New CAP Report: Case Studies Show a Mismatch Between Affordable Housing and Opportunity Neighborhoods

New report illustrates the need for policymakers to promote residential mobility while simultaneously reinvesting in high-poverty neighborhoods.

Washington, D.C. – December 17, 2015 – (RealEstateRama) — A new report from the Center for American Progress—released this morning at an event featuring U.S. Secretary of Housing and Urban Development Julián Castro—illustrates the frequent mismatch between affordable housing and opportunity. The report, “An Opportunity Agenda for Renters,” calls for policymakers to address this problem with a two-pronged approach that both promotes residential mobility and reduces poverty, while also reinvesting in racially segregated and economically impoverished neighborhoods. Such an approach will help transform these neighborhoods into healthy communities where residents have access to the basic building blocks of opportunity: high-quality housing, jobs, good schools, transportation, and health care.

“Research shows that moving children to more prosperous neighborhoods improves their life outcomes, but it is unrealistic to move every family currently living in underinvested areas. Further, being able to afford to live in a good neighborhood shouldn’t be tantamount to winning the lottery,” said Tracey Ross, Associate Director of the Poverty to Prosperity program at CAP. “We have to invest in high poverty communities while also increasing neighborhood choice for families.”

“A growing share of America’s families are paying so much in rent each month that they have little left to invest in their health, education, or long-term financial stability,” said Sarah Edelman, Director of Housing Policy at CAP. “In order for our communities to thrive, the right policies need to be in place to help ensure access to affordable rental housing.”

CAP’s report explores the divide between where low-income people can afford to live and where opportunities exist. Disinvestment, discrimination, and counter-productive public policy at all levels of government have created residential segregation and distressed, high-poverty communities across our country—but many Americans live in high-poverty areas because rents are more affordable there. At the same time, the United States is facing a rental affordability crisis: Half of all renters spend more than 30 percent of their income on housing, while 26 percent spend more than 50 percent of their income on housing—sharp increases over the last decade.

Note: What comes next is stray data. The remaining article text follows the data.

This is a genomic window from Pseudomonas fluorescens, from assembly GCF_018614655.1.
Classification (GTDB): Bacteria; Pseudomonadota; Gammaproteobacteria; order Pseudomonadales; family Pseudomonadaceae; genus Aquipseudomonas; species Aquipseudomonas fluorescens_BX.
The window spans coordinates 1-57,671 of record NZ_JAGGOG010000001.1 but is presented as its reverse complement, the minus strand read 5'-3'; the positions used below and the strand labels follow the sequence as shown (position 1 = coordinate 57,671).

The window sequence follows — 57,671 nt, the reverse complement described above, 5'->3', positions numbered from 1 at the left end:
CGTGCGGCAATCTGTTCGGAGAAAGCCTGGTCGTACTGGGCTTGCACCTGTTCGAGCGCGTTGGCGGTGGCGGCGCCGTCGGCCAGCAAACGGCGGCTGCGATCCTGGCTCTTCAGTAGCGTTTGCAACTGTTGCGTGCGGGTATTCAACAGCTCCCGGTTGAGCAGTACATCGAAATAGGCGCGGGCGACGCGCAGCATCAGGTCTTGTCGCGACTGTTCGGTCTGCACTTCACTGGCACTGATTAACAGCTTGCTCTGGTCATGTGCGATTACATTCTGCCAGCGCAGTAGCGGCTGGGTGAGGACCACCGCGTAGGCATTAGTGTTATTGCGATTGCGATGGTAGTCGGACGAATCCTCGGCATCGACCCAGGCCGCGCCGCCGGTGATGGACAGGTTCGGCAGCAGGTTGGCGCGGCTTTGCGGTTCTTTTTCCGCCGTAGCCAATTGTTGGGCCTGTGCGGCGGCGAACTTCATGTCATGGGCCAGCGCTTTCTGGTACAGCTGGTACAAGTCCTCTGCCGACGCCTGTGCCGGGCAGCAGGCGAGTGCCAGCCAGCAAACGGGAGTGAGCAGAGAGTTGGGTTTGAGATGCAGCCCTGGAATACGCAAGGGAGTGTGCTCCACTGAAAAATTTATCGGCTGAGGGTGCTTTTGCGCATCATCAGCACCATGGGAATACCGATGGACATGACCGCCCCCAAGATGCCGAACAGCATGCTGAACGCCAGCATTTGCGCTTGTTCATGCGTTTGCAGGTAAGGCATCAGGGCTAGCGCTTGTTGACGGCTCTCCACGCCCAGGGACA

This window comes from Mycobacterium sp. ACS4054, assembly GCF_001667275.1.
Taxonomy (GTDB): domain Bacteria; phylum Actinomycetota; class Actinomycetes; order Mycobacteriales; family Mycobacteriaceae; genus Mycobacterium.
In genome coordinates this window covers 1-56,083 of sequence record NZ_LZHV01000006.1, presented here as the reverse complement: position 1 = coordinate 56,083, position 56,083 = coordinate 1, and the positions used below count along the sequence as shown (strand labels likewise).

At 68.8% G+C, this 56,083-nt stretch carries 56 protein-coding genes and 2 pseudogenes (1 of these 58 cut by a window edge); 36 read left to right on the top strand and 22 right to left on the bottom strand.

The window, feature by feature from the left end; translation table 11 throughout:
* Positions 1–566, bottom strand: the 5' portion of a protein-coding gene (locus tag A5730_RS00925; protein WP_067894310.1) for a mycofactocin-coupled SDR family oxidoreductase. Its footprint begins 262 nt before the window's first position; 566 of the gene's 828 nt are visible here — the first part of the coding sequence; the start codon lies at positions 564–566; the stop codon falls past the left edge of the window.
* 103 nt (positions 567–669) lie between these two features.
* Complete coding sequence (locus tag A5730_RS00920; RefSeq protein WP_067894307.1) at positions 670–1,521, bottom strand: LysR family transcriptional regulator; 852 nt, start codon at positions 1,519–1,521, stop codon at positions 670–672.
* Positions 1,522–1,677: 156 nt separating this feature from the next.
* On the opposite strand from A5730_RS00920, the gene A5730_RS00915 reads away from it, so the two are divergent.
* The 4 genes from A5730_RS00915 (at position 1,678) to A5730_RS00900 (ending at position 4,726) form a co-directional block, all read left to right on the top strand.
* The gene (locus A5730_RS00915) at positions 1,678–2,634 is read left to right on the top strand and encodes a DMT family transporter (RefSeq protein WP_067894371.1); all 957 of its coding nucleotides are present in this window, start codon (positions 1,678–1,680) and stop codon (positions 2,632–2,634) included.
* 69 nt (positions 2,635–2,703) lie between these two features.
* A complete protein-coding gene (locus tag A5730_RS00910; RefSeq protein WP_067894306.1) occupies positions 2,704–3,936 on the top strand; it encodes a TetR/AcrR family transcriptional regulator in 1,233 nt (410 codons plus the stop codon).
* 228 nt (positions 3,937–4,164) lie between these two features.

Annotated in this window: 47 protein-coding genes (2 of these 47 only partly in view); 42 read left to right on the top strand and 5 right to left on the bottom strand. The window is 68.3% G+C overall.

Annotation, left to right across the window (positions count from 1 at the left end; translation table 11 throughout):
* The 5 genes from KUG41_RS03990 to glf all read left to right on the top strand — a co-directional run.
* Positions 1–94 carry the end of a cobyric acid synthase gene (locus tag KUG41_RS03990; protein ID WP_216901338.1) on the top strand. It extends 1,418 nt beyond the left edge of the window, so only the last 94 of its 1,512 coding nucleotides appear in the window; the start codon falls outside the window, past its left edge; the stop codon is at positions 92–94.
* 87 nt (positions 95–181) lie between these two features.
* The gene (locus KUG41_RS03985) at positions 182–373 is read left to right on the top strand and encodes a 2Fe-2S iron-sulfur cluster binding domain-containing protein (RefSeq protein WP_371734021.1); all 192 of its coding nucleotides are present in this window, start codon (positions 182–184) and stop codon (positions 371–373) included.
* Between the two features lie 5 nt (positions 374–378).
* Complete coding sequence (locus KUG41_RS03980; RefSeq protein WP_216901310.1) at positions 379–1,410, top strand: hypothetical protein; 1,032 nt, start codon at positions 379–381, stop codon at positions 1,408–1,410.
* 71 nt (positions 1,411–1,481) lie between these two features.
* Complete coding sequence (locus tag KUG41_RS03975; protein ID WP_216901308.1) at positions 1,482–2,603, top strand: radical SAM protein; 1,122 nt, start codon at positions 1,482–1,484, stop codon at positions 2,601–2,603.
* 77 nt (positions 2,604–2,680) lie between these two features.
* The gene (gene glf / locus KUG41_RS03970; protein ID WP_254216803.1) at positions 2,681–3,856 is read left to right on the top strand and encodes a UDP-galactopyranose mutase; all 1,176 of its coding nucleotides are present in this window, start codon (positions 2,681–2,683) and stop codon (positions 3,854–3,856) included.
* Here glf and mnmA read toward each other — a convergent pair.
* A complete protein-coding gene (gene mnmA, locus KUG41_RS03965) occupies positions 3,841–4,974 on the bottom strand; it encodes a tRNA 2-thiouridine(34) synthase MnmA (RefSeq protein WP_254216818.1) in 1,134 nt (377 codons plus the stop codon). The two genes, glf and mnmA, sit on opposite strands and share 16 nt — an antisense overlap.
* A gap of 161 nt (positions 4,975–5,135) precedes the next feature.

To illustrate this issue, CAP conducted three case studies to examine the distribution of for-rent vacant affordable units—defined as those that cost no more than 30 percent of income—by ZIP code for households that are at 80 percent of area median income, or AMI, in Cleveland, Los Angeles, and Houston. The authors compare distribution of these units with the distribution of an opportunity index that is based on the combination of the following indicators: high-wage jobs; short commuting times; access to supermarkets, fresh vegetable grocery stores, and financial institutions; low high-school drop-out rates; low poverty and unemployment rates; and low neighborhood transition rates. In these cities, CAP found a mismatch between affordable housing units and high-opportunity areas; affordable housing is mostly clustered around the very low-opportunity areas on the map, while more high-opportunity areas have few affordable housing units.

CAP’s report concludes with policy recommendations to promote residential mobility and reinvest in high-poverty communities. The recommendations include:

  • Using tax policy to increase the supply of affordable rental housing;
  • Eliminating restrictive and exclusionary zoning; and
  • Funding the federal housing voucher program.

Click here to read “An Opportunity Agenda for Renters: The Case for Simultaneous Investments in Residential Mobility and Low-income Communities” by David Sanchez, Tracey Ross, and Julia Gordon, with Sarah Edelman, Michela Zonta, and Andrew Schwartz.

For more information or to speak to an expert, contact Allison Preiss at or 202.478.6331.

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